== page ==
Spicy foods can keep us all awake at night. Spicy recipes, from curries to chilli con carnes, can cause indigestion and increase acid reflux and heartburn symptoms. This can make sleep uncomfortable as lying flat will exacerbate the irritability of acid reflux and make staying asleep harder as the body will be using more energy to digest your last meal. Spicy foods also contain high levels of capsaicin which affects the body's thermoregulation process and ultimately disrupts our sleep.
Acidity in tomatoes can prompt a bout of acid reflux or heartburn which are not often compatible with a good night's sleep. When you lie in a horizontal sleeping position, the acidity from the tomatoes is likely to crawl back up your oesophagus, making you feel extremely uncomfortable and unable to relax enough to get a decent rest.
Fried and Fatty Foods
Eating fatty or fried foods can cause digestion in your body to slow as the digestive system is likely to have been overwhelmed. Foods such as fried chicken and fatty meats that are high in saturated fat have been shown to negatively impact sleep patterns as they are associated with lighter, less restorative sleep with more arousals and disruptions. Anything that requires some serious work by your gut will undoubtedly impact your ability to achieve a deep sleep.
How to eat your way to a better sleep
When it comes to sleep, no one size fits all. Whilst some may find that kiwis, nuts or milk were the missing ingredient to a blissful night's sleep, there are plenty of other tips to keep in mind if you are still trying to maximise the quality of your kip.
Often a necessity on Monday mornings, over-reliance on caffeine can negatively impact your quality of sleep. Too much caffeine can increase the amount of time it takes you to fall asleep and could decrease your sleeping time altogether. Remember that caffeine is ultimately a stimulant and takes a while to leave our bodies. Limiting your caffeine intake or avoiding caffeinated drinks after the early afternoon could have a drastic improvement to your sleep.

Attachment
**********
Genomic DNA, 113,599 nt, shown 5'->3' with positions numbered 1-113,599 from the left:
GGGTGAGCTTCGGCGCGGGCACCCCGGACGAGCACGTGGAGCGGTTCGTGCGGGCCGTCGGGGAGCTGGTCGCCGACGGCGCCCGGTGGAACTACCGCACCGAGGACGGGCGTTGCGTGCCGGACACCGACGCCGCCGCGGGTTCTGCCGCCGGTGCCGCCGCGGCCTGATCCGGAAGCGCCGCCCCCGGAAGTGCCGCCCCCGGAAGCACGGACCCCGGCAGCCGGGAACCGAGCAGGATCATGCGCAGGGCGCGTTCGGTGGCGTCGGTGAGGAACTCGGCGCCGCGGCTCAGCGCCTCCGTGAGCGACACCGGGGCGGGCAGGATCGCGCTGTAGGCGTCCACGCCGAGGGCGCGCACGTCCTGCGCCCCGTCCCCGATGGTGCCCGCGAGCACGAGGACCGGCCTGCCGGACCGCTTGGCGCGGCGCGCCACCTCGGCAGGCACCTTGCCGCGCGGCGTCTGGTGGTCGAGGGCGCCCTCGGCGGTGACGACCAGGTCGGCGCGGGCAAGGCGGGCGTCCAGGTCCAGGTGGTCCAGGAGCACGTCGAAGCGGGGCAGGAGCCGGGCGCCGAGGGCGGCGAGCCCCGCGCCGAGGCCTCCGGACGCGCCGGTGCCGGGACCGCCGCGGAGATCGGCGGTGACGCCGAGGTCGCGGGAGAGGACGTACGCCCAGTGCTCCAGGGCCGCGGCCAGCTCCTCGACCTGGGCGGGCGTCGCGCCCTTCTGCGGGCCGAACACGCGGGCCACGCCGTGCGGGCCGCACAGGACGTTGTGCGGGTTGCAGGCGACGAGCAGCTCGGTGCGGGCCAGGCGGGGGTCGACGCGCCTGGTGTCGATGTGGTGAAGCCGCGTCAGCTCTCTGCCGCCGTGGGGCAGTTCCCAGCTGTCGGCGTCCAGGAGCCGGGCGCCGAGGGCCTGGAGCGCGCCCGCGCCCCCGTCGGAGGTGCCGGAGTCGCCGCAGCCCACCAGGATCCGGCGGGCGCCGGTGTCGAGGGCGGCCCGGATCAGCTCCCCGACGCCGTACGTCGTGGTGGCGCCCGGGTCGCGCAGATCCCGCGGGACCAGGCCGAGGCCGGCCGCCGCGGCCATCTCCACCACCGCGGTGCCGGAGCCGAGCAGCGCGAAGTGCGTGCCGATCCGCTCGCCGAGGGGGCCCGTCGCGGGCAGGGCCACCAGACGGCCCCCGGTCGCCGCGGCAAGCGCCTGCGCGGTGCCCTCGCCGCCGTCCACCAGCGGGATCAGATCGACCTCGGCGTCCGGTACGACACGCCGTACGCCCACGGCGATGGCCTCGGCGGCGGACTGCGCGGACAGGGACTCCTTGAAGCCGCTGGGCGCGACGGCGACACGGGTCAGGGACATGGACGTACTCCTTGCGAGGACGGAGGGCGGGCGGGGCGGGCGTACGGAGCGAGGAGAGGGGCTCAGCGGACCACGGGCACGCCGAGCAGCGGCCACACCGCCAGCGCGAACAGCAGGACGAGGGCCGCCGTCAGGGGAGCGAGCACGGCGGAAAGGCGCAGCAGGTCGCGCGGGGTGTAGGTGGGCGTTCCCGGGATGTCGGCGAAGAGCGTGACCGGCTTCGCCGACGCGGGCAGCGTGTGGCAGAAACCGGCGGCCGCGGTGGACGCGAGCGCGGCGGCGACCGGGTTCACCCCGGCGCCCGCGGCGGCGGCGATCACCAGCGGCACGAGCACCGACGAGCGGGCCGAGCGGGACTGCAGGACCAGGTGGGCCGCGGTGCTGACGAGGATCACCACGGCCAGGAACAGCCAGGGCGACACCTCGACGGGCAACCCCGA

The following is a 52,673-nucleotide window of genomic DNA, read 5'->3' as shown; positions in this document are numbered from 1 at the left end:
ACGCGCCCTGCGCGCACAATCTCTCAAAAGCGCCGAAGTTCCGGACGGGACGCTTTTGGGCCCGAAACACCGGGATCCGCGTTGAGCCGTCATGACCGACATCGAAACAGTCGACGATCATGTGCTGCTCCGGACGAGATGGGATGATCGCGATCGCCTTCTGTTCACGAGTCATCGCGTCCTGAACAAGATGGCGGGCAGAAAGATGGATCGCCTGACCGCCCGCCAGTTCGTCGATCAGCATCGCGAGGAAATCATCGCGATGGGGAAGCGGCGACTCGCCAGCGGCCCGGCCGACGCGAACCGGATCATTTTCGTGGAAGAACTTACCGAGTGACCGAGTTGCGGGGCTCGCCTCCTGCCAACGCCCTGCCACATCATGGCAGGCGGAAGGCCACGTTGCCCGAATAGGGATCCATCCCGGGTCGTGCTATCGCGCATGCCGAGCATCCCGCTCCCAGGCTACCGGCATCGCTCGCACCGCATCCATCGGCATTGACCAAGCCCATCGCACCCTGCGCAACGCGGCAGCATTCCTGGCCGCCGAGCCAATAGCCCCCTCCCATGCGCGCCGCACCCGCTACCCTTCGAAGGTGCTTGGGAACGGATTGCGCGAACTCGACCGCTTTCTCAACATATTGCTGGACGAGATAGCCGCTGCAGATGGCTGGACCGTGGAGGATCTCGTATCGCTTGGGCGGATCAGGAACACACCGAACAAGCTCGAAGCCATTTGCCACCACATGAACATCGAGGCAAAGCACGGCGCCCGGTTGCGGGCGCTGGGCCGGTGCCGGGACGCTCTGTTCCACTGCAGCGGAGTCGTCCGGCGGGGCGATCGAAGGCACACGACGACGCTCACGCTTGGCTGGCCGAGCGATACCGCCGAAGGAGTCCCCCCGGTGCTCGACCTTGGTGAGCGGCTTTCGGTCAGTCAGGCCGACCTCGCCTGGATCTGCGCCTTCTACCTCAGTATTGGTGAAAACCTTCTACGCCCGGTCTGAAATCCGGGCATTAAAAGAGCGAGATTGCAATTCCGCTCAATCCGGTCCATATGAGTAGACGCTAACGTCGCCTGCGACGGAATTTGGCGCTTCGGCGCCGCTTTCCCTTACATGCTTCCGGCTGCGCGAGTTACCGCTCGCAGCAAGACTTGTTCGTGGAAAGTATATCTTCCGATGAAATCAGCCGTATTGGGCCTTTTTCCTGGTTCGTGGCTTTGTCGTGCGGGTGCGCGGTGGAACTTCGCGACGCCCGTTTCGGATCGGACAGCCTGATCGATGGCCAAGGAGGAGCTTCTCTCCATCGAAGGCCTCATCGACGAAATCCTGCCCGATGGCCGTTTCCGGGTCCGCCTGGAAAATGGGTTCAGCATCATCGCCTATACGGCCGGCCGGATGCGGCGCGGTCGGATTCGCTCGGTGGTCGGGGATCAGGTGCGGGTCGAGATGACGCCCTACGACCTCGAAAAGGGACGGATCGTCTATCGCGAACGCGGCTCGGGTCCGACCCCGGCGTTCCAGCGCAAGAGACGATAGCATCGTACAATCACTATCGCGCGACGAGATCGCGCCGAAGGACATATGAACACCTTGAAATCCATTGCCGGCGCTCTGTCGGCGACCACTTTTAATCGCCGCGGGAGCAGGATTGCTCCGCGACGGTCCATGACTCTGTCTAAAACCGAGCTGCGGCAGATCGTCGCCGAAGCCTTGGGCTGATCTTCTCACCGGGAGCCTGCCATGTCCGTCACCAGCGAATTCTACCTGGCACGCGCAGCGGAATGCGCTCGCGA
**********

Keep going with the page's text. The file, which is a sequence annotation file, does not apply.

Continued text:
Alcohol can negatively impact sleep in a number of ways. It suppresses REM sleep and causes regular sleep disruptions. Alcohol can also make you snore, since the muscles in your body will relax and the tissues in your nose, mouth and throat are more inclined to vibrate. If you can avoid drinking too much or ensure that you finish drinking alcohol a good couple of hours before yet, your sleep hygiene is bound to improve.
Don’t Get Too Full
Heading to bed with an overly full tummy can have a negative impact on your sleep quality. The body needs to spend time digesting foods but the digestive system will often slow down during sleeping hours. An increased need to digest food when we should be sleeping can lead to increased sleep interruptions and on top of that, being too full can be uncomfortable and not conducive to a relaxing sleep.
Don’t Eat Too Close to Bedtime
Eating too close to bedtime can often mean you are uncomfortable when you are trying to settle down in your cosy bed. Food can also prompt the release of insulin, which tells our bodies to use the food for energy. This energy burst can negatively impact our circadian rhythms and hamper your ability to drop off quickly.
Searching more for advice on how to improve your sleep quality?
Explore our blog for more tips on how to achieve a healthy sleep. From advice on how to keep cool at night in summer, to relaxation techniques and much, much more, you’re sure to find a dreamy solution to your nighttime woes! Or, if you’re really struggling to fall to sleep fast, why not visit our Relaxation Zone for some calming inspiration?